Eating of the Green : Keep It Green
Loving green food is one thing. Keeping it green once it’s cooked is quite another.
Unfortunately, no matter how vivid the spinach might look in the market, it has a tendency to turn a disturbing shade of olive drab by the time it reaches the plate.
According to food science maven Harold McGee, green vegetables pass through two stages while being cooked. First, they turn a very vivid, bright green as gases trapped in spaces between the plant’s cells collapse, giving a clearer view of the chloroplasts that give the plants their color. Fine so far.
But we rarely let well enough alone. After that brief cooking, the chlorophyll in the plant begins going through chemical changes. In the presence of acid (water with lemon juice, for instance, or even the plant’s own natural acidity), it turns grayish green. The exception is if there is also zinc or copper in the water, in which case, it will turn an even brighter green.
So we readily see two possible cures for boiling green vegetables. First, cook it in alkaline water (either by adding baking soda or by using a naturally alkaline “Vichy” water), or by cooking the vegetables in an unlined copper pot or with a copper penny added to the water.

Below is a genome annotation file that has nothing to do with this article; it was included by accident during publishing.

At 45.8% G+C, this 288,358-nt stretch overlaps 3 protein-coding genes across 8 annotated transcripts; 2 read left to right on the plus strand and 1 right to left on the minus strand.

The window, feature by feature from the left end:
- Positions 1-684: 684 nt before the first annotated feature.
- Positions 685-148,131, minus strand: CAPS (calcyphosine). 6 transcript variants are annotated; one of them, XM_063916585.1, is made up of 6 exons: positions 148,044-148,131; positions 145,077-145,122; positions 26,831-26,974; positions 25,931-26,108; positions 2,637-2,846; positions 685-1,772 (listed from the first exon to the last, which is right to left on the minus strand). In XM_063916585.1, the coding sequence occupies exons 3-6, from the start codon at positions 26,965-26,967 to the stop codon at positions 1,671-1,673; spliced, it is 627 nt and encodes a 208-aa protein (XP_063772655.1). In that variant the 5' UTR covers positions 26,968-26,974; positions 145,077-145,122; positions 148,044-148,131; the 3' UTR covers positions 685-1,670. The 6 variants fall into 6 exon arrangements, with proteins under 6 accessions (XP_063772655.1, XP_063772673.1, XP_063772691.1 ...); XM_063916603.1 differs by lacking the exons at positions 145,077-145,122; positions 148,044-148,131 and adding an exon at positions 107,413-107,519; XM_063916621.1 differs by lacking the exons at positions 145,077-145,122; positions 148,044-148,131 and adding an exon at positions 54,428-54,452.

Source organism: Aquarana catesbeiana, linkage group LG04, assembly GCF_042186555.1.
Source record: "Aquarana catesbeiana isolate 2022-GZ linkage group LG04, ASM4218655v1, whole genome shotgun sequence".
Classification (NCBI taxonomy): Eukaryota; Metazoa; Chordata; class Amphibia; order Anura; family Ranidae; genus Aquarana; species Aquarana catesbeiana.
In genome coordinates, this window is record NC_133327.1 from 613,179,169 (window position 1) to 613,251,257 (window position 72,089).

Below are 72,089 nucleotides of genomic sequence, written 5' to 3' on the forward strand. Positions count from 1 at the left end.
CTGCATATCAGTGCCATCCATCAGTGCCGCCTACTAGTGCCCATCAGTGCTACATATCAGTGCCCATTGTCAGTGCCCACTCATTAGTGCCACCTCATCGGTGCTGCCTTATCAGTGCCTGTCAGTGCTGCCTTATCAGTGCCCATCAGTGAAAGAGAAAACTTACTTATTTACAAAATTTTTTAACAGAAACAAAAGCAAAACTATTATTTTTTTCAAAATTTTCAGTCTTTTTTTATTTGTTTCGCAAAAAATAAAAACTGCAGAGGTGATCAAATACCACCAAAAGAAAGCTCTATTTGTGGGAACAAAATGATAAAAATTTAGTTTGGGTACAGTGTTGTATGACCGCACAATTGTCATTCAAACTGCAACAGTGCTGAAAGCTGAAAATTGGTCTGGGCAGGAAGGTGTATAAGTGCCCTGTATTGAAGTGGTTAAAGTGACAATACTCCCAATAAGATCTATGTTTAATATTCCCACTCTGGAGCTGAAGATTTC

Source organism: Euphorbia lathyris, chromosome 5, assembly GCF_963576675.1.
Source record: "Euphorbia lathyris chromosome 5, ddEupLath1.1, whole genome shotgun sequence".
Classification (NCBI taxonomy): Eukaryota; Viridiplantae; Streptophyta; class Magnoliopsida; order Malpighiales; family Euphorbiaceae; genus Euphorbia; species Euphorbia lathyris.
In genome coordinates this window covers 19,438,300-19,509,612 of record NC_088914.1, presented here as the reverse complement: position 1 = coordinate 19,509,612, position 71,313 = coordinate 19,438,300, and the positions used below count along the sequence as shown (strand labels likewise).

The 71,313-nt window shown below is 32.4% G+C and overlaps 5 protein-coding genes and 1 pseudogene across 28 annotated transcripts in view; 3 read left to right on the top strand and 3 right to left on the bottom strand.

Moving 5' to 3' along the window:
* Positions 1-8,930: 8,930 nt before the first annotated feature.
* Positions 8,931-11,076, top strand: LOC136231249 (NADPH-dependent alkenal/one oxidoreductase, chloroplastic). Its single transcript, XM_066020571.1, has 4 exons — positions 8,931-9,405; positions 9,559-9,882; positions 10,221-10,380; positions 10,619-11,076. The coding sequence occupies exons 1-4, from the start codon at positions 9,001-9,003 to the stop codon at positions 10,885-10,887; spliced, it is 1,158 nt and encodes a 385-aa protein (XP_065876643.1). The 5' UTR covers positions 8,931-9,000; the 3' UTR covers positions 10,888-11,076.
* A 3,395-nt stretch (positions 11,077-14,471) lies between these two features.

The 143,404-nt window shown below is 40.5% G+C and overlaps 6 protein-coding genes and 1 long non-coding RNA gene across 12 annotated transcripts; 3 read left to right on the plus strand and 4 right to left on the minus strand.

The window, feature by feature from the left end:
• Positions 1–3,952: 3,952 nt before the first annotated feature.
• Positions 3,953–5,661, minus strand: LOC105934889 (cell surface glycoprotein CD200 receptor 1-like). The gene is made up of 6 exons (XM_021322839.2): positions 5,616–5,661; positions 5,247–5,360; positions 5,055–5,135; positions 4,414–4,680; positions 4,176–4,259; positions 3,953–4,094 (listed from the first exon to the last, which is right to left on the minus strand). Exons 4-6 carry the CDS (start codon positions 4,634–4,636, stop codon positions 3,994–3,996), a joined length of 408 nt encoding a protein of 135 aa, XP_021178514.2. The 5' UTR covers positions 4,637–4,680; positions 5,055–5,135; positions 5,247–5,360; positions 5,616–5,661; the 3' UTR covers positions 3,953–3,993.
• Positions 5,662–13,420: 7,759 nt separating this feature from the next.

Both methods have been used for centuries, though both are somewhat out of favor these days. Cooking vegetables in alkaline water also breaks down the cell walls more quickly, making them mushy (though vividly green--at least until the chlorophyll begins leaking), and leaching vitamins. And--in large quantities anyway--copper is a poison.
McGee solves the problem by cooking green vegetables for moderate lengths of time (5 minutes to 7 minutes) in large amounts of rapidly boiling water. This does two things. First, it does not cook the vegetables long enough to destroy the cell walls. More interestingly, the large amount of water dilutes the plant’s natural acidity and color-destroying enzymes. (That is also why it is important to never cook green vegetables with the lid on--those acids and enzymes will condense on the underside of the lid and fall back onto the vegetables.)
Of course, it also helps to have a pan of iced water sitting beside the boiling water to dump the blanched vegetables into. This brings the cooking process to an immediate halt, “freezing” the color in place.
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